# Applications of Linear Differential Equations to Electric Circuits

• ### Prerequisites :

Differential Equations of First Order and First Degree

Linear Differential Equations of Higher Order

There are 3 basic components of an electric circuit, where a change in voltage is possible. They are:

1) Resistance (${R}$), voltage drop = ${i R}$, we saw this in Ohm’s law.

2) Capacitance (${C}$), voltage drop = ${\frac {1}{C} \times \int i dt}$

3) Inductance (${L}$), voltage drop = ${L \times \frac {di}{dt}}$

Note that the electric current ${i}$ is the rate of flow of charge ${q}$, hence, ${i = \frac {dq}{dt}}$.

To solve a differential equation, we use the Kirchoff’s voltage law, which states that the sum of all the voltages around a loop is equal to zero.

The general circuit will consist of all 3 elements, ${R,L}$ and ${C}$ as well as the voltage source, ${E}$. The D.E. will be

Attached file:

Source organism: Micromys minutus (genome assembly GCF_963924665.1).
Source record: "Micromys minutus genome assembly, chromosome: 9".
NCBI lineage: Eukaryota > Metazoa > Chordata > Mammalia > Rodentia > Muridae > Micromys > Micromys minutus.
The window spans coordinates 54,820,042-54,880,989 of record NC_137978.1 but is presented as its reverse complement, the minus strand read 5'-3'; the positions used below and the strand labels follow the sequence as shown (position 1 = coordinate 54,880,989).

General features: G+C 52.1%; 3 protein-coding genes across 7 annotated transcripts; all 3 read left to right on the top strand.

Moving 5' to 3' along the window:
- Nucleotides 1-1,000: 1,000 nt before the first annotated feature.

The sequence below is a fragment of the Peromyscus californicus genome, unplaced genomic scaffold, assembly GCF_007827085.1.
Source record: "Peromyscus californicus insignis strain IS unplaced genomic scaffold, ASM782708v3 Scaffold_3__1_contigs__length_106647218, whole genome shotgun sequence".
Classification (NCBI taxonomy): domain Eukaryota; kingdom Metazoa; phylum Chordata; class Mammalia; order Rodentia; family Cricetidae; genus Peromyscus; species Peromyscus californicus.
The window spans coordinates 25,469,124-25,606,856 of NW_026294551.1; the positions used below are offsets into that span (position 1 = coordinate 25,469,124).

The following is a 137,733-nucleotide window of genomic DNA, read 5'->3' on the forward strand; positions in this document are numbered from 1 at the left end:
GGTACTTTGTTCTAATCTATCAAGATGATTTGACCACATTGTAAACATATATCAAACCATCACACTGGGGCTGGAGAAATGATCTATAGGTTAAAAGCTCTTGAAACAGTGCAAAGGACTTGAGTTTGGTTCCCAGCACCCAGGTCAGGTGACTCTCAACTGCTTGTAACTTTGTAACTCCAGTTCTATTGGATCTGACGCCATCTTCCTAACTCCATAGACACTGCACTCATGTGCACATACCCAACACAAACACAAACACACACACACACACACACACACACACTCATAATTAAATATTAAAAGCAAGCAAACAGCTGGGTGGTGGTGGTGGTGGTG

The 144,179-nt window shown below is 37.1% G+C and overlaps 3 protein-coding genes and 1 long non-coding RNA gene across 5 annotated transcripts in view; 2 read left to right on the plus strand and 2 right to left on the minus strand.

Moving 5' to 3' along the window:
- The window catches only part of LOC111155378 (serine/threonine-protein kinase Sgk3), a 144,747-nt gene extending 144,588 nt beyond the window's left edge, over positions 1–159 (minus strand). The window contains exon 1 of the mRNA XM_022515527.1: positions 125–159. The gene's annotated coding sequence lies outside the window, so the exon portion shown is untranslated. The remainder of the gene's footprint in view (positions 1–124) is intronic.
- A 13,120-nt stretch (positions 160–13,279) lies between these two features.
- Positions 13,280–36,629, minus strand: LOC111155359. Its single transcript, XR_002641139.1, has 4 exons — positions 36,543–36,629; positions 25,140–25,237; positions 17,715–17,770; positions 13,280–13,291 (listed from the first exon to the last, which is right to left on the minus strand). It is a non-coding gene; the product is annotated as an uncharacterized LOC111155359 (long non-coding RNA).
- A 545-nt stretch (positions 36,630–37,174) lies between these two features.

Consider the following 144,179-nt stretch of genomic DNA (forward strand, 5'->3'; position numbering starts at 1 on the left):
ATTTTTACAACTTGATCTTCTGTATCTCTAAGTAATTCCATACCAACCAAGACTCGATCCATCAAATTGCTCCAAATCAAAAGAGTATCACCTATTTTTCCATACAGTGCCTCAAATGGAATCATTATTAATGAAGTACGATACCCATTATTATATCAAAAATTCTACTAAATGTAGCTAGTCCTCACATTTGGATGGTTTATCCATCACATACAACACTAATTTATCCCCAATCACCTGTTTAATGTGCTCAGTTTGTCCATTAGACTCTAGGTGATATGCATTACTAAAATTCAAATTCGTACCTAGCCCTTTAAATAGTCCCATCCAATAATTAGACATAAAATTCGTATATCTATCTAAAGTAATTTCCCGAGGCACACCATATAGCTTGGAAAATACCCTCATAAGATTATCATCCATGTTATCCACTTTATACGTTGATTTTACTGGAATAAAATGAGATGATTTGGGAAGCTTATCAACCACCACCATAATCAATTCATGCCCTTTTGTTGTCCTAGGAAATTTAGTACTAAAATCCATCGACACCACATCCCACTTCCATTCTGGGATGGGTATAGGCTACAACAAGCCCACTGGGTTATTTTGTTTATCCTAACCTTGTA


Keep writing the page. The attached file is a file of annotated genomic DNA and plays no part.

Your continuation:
${L \frac {di}{dt} + i R + \frac {1}{C} \int i dt = E sin (\omega_a t)}$

Expressing in terms of the amount of charge, ${q}$,

${L \frac {d^2q}{dt^2} + R \frac {dq}{dt} + \frac {q}{C} = E sin (\omega_a t)}$

${\omega_a}$ is the frequency of applied voltage.

Resonance is a special condition in ${R-L-C}$ circuits, when the imaginary parts of impedances due to inductor and capacitor cancel each other. It occurs when the applied frequency ${\omega_a}$ becomes equal to the natural frequency, given by

${\omega_n = \frac {1}{\sqrt {LC}}}$